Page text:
Tuesday, October 26, 2021

31 Days of Scary Movies: “The Legend of Sleepy Hollow” (1949)


Next up we returned to Disney and returned to the village of Sleepy Hollow. Disney’s “The Legend of Sleepy Hollow” was made in 1949 as a short film, and packaged with the other, unrelated short film adaptation of “The Wind in the Willows,” and released together as one film, “The Adventures of Ichabod and Mister Toad.” In later years on television, they were shown separately—with Ichabod’s segment titled “The Legend of Sleepy Hollow.” For the purposes of our film series, I watched only the Ichabod portion, which clocks in under half an hour. 


Bing Crosby narrates—and sings--  this beautifully animated tale. While the songs are whimsical—“Katrina,” for instance—Disney does not, thankfully shy away from the spookier elements of the story, with the “Headless Horseman” song in which the ghost story is related to Ichabod, and culminating in the spectacularly animated conclusion of Ichabod riding home through the woods—and being chased by the Horseman himself. The animation is so detailed and wonderful—from the Horseman’s cemetery, through the woods, and over the bridge. The Horseman himself and his horse are fiendishly perfect.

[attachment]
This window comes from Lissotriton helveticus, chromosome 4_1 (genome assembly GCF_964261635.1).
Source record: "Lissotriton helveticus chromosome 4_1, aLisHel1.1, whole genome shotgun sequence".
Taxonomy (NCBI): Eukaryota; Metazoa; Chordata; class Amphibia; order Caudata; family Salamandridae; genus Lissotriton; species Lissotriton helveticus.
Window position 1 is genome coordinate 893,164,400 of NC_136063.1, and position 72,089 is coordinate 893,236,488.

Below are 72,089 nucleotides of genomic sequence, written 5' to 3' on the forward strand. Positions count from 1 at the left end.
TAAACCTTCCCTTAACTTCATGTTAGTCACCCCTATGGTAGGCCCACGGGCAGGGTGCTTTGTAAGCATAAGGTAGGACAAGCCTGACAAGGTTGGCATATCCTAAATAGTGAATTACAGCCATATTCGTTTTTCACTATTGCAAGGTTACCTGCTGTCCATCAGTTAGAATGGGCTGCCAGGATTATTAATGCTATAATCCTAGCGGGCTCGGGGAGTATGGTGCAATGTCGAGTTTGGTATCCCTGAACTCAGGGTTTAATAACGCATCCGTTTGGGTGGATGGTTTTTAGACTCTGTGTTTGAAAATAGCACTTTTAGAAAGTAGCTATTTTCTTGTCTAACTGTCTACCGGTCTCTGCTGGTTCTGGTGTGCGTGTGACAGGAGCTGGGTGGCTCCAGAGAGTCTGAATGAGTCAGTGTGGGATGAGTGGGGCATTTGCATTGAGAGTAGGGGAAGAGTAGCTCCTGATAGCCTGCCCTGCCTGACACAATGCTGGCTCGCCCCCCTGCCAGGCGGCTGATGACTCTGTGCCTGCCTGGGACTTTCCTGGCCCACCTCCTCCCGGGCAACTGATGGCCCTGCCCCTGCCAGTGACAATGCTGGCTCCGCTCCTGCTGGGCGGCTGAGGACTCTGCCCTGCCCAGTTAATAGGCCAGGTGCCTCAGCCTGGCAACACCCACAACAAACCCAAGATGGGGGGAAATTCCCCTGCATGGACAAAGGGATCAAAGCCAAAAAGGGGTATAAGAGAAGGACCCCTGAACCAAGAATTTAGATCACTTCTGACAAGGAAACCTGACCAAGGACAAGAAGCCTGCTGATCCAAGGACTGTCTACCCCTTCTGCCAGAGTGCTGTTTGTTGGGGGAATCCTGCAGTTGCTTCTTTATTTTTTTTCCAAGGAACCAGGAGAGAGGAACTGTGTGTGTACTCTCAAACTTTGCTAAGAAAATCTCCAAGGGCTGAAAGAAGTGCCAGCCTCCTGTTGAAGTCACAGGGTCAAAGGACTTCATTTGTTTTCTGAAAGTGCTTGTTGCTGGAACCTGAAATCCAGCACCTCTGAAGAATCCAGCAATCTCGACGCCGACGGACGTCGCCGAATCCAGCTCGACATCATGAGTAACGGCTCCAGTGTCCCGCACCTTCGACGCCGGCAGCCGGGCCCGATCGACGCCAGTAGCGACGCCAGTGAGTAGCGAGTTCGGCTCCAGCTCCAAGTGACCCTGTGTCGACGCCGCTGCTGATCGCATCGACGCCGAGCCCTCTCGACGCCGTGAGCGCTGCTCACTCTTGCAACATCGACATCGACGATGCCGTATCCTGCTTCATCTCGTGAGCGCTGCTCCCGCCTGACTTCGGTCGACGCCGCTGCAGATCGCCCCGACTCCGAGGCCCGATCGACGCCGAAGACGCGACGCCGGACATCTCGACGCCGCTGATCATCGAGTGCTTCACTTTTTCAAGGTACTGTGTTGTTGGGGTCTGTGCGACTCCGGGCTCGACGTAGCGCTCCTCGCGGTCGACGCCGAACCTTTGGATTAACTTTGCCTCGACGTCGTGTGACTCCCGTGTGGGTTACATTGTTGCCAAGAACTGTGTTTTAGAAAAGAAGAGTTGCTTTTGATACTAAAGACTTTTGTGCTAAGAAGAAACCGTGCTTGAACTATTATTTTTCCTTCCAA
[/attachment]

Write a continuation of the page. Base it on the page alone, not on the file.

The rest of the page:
Something I appreciate a great deal about this version, is while even the Horseman’s chase gets a little—well—cartoonish, they do not shy away from its ultimate conclusion, and in fact embrace the original story’s ambiguity as to Ichabod’s fate. Did he fall victim to the Horseman that night? Did he leave to start a new life? Is the Horseman a real ghost story or not? Disney leaves all of Irving’s original uncertainty—and becomes one of the best adaptations of the Horseman’s tale in the process.  

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